Which brings us to Gangs of London. It’s another first for Evans, who’d never previously worked on a TV show. (He cocreated the series with Matt Flannery, who served as cinematographer for all of Evans’s movies.) But the filmmaker has imprinted the series and its well-worn setup with his martial arts sensibilities. In addition to directing the two-part premiere and the show’s fifth episode, a standalone that features as much artillery as a Michael Bay production, Evans handled all of Gangs of London’s action scenes himself. Gangs of London could’ve existed without so much explicit violence, but then the show wouldn’t have such a unique selling point. Frankly, action-wise, the only thing that comes close on television is Cinemax’s Warrior, which, unfortunately, is fighting an uphill battle to avoid cancellation. (Gangs of London was originally going to premiere on Cinemax, but when the network announced it would no longer work on original content, the show moved to AMC.)


And to Gangs of London’s credit, the stylistic and masterfully choreographed chaos that Evans oversees is certainly a flex, but it’s always integral to the story. The show opens with the messy fallout from the murder of Irish mobster Finn Wallace (Colm Meaney), who oversaw a complex web of London-based crime syndicates—the Albanians, Pakistanis, Kurds, etc.—into a billion-dollar enterprise with the help of the Dumani family. (To keep the Godfather thread going, the Dumani patriarch is basically the Wallace’s consigliere, and has the same even-keeled temperament as Robert Duvall’s Tom Hagen.) Instead of prioritizing the family business, Finn’s son Sean (Peaky Blinders alum Joe Cole) wants to find out which one of his father’s associates could be responsible for the killing. Hot-headed, mopey, and insecure about living up to his father’s image, all that separates Sean from Kendall Roy is his violent streak—meaning he dangles a poor soul from the top of a skyscraper before setting him on fire.

Succession is another interesting analogue for Evans’s series in that both shows do an excellent job of demonstrating how obscene wealth, capitalism, and misery are intertwined. The Wallaces and their associates are rich beyond belief—the family’s business front is a real estate empire—and yet you can’t point to a single character who’s remotely happy with their lives. Even Sean’s pregnant sister Jacqueline (Valene Kane), who works as a nurse and is estranged from her family, lives in constant fear that she’ll become a casualty of their intra-gang conflicts.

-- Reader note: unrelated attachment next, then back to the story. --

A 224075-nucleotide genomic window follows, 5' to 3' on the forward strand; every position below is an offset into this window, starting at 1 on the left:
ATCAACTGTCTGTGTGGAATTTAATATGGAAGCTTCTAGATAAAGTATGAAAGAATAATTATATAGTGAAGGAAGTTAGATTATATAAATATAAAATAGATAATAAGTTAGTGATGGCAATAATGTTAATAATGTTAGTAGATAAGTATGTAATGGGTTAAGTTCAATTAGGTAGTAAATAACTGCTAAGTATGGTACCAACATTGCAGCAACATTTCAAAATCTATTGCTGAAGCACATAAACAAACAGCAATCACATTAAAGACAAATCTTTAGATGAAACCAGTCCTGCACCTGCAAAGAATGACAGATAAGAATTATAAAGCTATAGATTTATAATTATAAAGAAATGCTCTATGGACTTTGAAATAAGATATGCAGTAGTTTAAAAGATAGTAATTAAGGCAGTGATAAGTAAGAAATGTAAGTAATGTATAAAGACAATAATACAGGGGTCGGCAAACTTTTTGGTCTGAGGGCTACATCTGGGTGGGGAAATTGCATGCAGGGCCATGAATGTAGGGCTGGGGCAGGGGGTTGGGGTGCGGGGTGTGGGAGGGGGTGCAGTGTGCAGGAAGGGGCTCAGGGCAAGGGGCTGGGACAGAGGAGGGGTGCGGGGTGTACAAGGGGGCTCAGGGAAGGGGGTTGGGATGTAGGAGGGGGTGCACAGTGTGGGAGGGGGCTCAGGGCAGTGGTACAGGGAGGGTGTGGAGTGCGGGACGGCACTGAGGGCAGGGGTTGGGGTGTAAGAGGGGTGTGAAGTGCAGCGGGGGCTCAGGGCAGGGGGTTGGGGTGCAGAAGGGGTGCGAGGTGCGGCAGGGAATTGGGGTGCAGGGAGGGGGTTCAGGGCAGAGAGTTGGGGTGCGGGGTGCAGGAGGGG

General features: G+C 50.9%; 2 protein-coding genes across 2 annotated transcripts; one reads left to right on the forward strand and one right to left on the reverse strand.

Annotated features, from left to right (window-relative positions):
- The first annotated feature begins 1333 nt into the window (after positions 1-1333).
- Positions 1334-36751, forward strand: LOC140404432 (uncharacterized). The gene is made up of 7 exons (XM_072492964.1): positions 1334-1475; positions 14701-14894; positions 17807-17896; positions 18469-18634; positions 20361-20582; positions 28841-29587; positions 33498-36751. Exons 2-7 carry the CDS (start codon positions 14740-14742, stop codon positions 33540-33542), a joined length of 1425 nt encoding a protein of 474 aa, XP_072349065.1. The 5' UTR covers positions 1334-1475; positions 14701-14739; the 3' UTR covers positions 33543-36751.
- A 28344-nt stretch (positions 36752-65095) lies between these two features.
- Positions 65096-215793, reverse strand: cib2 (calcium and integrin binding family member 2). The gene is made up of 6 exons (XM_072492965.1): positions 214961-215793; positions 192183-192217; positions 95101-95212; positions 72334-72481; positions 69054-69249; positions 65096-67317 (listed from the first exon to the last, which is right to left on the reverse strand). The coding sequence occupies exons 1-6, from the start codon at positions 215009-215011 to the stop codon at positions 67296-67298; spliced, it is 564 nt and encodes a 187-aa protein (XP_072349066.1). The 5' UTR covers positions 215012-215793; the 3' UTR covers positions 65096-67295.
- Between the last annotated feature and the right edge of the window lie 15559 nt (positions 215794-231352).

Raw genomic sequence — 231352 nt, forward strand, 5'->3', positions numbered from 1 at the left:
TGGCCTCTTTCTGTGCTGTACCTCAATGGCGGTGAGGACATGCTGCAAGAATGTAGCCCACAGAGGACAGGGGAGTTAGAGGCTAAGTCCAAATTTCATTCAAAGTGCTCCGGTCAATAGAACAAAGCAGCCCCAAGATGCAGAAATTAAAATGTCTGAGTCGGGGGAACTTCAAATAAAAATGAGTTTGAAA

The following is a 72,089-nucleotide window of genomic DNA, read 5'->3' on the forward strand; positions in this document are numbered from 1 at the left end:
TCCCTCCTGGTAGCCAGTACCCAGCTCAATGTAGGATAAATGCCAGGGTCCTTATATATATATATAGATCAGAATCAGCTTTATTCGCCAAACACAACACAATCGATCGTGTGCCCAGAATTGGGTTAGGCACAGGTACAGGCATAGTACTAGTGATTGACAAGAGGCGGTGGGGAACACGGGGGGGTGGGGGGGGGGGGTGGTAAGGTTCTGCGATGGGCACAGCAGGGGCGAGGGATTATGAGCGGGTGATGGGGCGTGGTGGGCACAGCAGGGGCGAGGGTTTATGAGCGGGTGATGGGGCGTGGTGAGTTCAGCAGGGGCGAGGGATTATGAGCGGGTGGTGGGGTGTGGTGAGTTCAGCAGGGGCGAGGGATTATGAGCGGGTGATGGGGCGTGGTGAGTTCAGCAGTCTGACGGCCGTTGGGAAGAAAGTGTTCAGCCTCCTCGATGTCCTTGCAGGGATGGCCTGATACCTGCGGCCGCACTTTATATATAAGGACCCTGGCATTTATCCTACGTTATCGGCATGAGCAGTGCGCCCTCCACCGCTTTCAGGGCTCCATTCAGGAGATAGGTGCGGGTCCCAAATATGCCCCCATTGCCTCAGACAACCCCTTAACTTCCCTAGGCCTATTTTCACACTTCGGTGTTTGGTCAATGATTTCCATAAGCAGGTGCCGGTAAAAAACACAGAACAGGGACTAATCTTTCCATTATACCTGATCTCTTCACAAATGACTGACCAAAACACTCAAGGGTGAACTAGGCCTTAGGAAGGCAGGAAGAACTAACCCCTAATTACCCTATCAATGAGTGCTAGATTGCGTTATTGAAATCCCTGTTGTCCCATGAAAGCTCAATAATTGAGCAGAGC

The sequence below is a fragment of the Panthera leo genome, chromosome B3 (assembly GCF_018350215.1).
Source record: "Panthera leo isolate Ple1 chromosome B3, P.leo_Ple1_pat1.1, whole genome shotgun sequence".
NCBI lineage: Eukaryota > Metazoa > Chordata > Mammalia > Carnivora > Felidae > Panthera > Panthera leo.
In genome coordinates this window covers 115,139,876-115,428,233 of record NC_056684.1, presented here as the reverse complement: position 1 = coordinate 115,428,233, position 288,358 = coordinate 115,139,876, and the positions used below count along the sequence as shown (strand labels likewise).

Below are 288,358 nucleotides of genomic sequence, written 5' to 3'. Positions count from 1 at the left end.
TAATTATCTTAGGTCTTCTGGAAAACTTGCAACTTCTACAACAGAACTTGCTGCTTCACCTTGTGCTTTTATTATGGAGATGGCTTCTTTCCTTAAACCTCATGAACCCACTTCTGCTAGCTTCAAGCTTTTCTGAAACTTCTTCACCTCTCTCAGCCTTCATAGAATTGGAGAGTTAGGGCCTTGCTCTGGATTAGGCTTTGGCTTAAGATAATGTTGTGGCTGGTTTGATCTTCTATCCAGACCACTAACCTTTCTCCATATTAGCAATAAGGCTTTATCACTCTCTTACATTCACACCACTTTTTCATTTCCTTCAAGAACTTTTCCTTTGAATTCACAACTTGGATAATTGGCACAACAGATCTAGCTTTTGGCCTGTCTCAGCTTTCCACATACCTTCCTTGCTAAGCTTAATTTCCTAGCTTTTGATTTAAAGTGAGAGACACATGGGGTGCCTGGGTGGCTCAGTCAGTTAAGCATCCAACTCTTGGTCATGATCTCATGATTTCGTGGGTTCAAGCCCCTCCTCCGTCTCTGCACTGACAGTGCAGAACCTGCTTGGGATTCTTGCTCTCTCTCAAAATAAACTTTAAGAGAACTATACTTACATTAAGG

But while Succession is a great show despite having so few likable characters—I’m still Team Kendall baby!—there’s at least one person worth rooting for in Gangs of London’s sprawling ensemble. That would be Elliot (Sope Dirisu), who’s already been immortalized in GIF form taking out henchmen in a pub like they’re rag dolls. Elliot (mild spoiler alert) is actually an undercover cop hoping to break into the Wallace’s inner circle and gain their trust. Unfortunately, he’s the physical embodiment of the “ah shit, here we go again” meme—almost every step of his journey is highlighted by a punishing (but nevertheless entertaining) fight scene. (If you’re wondering why Elliot is such a good fighter, his dad was a boxer; also, Gangs of London is way more fun this way.)

As the Bruce Lee–inspired Warrior (probably) faces an unceremonious and undeserved end after two kick-ass seasons, Gangs of London, which has already been renewed for a second season, will be an oasis for action-starved TV viewers. (AMC will hop on board as a coproducer with Sky Atlantic for Season 2.) Evans, meanwhile, is working on a feature film between seasons that’s very much in his wheelhouse: an action thriller set around Christmas. (Cue the Die Hard comparisons.) But whether it’s delivered via television or film, Evans’s kinetic, relentless, and martial arts–influenced brand of action puts everything else to shame. If he isn’t a household name yet, it’s only a matter of time before one of his characters comes crashing through your living room wall.